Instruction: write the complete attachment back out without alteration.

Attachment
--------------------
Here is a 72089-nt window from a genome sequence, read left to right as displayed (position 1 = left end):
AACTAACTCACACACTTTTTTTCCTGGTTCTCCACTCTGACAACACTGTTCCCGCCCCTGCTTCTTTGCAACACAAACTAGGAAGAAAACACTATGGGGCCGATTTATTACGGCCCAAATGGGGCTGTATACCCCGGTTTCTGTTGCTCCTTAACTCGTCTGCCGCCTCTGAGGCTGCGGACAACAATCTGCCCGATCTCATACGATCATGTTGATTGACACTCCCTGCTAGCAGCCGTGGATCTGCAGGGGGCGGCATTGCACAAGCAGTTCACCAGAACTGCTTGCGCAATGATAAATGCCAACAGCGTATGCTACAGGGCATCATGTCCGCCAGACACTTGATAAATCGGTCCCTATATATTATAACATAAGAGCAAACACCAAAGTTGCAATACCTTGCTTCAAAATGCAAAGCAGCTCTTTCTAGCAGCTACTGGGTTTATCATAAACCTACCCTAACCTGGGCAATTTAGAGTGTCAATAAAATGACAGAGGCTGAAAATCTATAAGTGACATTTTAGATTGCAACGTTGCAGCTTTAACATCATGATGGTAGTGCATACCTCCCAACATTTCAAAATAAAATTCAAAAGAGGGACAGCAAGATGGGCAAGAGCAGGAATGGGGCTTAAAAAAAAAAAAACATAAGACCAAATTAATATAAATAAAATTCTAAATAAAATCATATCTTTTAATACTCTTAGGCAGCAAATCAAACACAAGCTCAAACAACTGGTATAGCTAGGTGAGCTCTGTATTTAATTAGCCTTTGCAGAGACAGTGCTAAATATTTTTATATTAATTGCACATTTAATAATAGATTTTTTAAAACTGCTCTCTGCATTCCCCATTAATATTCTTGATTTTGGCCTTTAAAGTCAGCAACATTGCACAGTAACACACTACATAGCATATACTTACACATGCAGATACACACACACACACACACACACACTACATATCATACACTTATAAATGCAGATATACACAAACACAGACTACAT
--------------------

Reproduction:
Here is a 72089-nt window from a genome sequence, read left to right as displayed (position 1 = left end):
AACTAACTCACACACTTTTTTTCCTGGTTCTCCACTCTGACAACACTGTTCCCGCCCCTGCTTCTTTGCAACACAAACTAGGAAGAAAACACTATGGGGCCGATTTATTACGGCCCAAATGGGGCTGTATACCCCGGTTTCTGTTGCTCCTTAACTCGTCTGCCGCCTCTGAGGCTGCGGACAACAATCTGCCCGATCTCATACGATCATGTTGATTGACACTCCCTGCTAGCAGCCGTGGATCTGCAGGGGGCGGCATTGCACAAGCAGTTCACCAGAACTGCTTGCGCAATGATAAATGCCAACAGCGTATGCTACAGGGCATCATGTCCGCCAGACACTTGATAAATCGGTCCCTATATATTATAACATAAGAGCAAACACCAAAGTTGCAATACCTTGCTTCAAAATGCAAAGCAGCTCTTTCTAGCAGCTACTGGGTTTATCATAAACCTACCCTAACCTGGGCAATTTAGAGTGTCAATAAAATGACAGAGGCTGAAAATCTATAAGTGACATTTTAGATTGCAACGTTGCAGCTTTAACATCATGATGGTAGTGCATACCTCCCAACATTTCAAAATAAAATTCAAAAGAGGGACAGCAAGATGGGCAAGAGCAGGAATGGGGCTTAAAAAAAAAAAAACATAAGACCAAATTAATATAAATAAAATTCTAAATAAAATCATATCTTTTAATACTCTTAGGCAGCAAATCAAACACAAGCTCAAACAACTGGTATAGCTAGGTGAGCTCTGTATTTAATTAGCCTTTGCAGAGACAGTGCTAAATATTTTTATATTAATTGCACATTTAATAATAGATTTTTTAAAACTGCTCTCTGCATTCCCCATTAATATTCTTGATTTTGGCCTTTAAAGTCAGCAACATTGCACAGTAACACACTACATAGCATATACTTACACATGCAGATACACACACACACACACACACACACTACATATCATACACTTATAAATGCAGATATACACAAACACAGACTACAT